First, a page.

It’s All About The Taxes

I love Italian subs. My wife, Jill, does not like me going out to lunch. She thinks it costs too much. What I have learned over the years, especially now, living with my wife of almost 20 years and 3 daughters, instead of standing up “like a man” arguing with women, I just agree and proceed to do what I want to do. “You’re right, honey, why would I go out to lunch?” I go anyway, which often brings me to my favorite Italian sandwich. It is made right in Falmouth across from Starbucks at “A Slice of Italy.” I know eating cold cuts is not very healthy, however, these guys make the best Italian sub I have ever tasted and they are a friendly bunch of folks as well. So, just about every Tuesday, I agree with my wife, and then proceed to slide out of my office, slip out the back door of the Cutter Building, and drive stealthily down Route 28 to go see my friends at “A Slice of Italy.”
This past Tuesday, I was waiting in line to order my sliver of paradise, and a very nice couple from Mashpee turned to me and said, “Hey, are you Jeff Cutter?” Now, knowing this conversation could go one way or the other I answered cautiously, “That is a loaded question, why do you ask?” They chuckled, and said, “We are Cutter Family Finance readers! We enjoy reading your column.” Then they said, “We Deserve More, can we ask you a question?” I laughed, “Of course.”
John and Sandy wanted to know whether taxes need to be considered for proper retirement planning. Specifically, they wanted to understand how to convert their taxable money to non-taxable money. They asked if there are strategies to do this.
In many cases, it is all about the taxes. I began by asking John and Sandy four questions that I always ask my clients (and that I encourage you, my Cutter Family Finance readers, to ask yourselves).“Do you think taxes will be higher in the future? Do you think Social Security and Medicare benefits will be lower in the future? Do you believe inflation will be a significant problem in the future?” And last, “Will volatility harm your investments and threaten your ability to retire or stay retired?” John and Sandy answered yes to all of those questions. Lastly, I explained that while these are all questions everyone should ask themselves, they are very smart to be questioning the impact that taxes will have on the success or failure of their investments and retirement.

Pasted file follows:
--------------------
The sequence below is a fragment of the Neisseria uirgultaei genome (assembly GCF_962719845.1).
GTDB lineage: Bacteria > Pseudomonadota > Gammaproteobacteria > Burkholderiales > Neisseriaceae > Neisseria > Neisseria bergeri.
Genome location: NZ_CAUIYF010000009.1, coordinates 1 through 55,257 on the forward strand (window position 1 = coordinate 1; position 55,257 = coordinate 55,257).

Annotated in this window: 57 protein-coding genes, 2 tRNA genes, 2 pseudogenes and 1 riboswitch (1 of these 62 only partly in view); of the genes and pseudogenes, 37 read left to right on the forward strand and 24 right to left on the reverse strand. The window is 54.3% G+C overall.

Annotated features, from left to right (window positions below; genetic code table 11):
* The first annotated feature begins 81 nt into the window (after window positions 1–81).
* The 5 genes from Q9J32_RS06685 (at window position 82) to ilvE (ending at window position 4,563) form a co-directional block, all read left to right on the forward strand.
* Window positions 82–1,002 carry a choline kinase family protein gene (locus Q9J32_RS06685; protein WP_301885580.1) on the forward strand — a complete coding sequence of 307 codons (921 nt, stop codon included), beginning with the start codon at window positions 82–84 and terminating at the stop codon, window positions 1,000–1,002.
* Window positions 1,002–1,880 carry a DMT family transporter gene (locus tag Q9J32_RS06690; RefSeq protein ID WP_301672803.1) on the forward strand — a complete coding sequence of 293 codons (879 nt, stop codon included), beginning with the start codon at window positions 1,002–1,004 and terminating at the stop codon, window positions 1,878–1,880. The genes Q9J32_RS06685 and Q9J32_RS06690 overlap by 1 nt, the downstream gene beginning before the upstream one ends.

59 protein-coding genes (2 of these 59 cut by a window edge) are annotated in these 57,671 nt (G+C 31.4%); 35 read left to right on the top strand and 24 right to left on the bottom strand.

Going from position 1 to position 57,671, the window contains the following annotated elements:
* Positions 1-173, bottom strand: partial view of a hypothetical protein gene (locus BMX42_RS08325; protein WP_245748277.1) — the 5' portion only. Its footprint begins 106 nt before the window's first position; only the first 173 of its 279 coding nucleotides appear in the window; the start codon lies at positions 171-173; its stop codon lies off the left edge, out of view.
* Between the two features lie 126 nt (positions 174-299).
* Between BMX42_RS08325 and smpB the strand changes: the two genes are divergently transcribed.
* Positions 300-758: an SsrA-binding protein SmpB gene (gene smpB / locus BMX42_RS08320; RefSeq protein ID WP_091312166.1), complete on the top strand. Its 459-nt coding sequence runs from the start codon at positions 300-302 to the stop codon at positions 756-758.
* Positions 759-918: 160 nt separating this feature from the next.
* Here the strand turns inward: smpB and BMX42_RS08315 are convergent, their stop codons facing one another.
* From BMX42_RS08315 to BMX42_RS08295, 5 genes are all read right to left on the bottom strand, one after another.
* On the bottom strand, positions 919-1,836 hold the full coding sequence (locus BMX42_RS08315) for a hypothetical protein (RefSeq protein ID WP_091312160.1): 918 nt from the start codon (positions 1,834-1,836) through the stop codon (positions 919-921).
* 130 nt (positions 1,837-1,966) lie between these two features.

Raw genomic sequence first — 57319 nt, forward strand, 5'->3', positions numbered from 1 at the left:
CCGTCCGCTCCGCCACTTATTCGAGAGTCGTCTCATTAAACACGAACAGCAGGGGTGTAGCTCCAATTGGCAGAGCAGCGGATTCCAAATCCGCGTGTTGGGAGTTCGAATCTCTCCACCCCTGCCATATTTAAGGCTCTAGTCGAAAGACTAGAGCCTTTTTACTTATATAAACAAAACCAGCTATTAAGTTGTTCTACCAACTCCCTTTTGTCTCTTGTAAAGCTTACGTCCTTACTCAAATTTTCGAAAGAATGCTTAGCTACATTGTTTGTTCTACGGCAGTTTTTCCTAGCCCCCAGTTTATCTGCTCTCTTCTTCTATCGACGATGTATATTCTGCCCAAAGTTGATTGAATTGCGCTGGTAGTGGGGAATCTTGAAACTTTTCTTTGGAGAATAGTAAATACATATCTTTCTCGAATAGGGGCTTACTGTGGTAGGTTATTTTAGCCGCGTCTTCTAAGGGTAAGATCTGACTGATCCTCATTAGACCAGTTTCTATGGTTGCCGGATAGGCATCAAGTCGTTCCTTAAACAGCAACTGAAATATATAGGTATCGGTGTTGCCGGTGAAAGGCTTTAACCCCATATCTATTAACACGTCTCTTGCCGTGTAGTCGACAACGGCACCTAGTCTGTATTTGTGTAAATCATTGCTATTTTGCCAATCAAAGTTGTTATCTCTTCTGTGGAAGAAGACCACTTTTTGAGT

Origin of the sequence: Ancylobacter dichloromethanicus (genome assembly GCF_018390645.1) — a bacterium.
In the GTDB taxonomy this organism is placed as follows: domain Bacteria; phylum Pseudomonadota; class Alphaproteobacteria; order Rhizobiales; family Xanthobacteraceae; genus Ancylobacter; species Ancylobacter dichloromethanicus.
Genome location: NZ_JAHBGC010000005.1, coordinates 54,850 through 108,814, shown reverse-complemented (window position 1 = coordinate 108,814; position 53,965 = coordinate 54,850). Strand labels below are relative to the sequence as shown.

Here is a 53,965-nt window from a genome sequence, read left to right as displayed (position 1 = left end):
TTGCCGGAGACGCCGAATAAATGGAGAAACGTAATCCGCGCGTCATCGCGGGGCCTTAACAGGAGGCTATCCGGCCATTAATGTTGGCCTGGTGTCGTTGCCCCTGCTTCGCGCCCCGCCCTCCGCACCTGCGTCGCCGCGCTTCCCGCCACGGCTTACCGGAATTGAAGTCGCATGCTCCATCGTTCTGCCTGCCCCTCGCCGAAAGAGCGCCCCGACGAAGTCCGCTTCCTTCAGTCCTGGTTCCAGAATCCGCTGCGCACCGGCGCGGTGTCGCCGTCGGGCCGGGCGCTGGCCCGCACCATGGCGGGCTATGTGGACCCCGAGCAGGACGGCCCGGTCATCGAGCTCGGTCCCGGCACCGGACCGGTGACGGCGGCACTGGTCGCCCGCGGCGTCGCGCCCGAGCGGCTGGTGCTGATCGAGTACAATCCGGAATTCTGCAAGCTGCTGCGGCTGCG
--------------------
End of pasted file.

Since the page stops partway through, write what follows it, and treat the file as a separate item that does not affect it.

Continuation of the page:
I realized that the answers John and Sandy were seeking would take more time to explain to them, so I decided to put my Italian sub on hold, excused us from the growing line, and we sat down to talk. I explained to them that in my opinion, although no one ever wants to pay taxes, paying them now could be more advantageous than paying taxes in a much higher tax environment in the future and the financial services industry does a poor job explaining why.
I told John and Sandy that there are a few things they can do to convert their portfolio to non-taxable investments today, while minimizing their tax exposure. In fact, one significant benefit in the tax code today is the tax benefit afforded to cash value life insurance.
There are two general categories of life insurance, term life insurance and cash value (or permanent) life insurance. Term insurance is pretty straightforward; it pays a death benefit to beneficiaries if the insured dies during the term the policy is in force. A cash value policy, on the other hand, is generally designed to provide life insurance coverage, which generally covers the insured’s entire life. Some cash value policies will even have an option for long-term care benefits.
I explained to John and Sandy that there are some significant tax advantages to cash value life insurance if it is structured properly. One benefit is that you pay NO current income tax on interest or other earnings credited to cash value. As the cash value accumulates, it is not subject to current taxation. A nice feature in a rising income tax situation.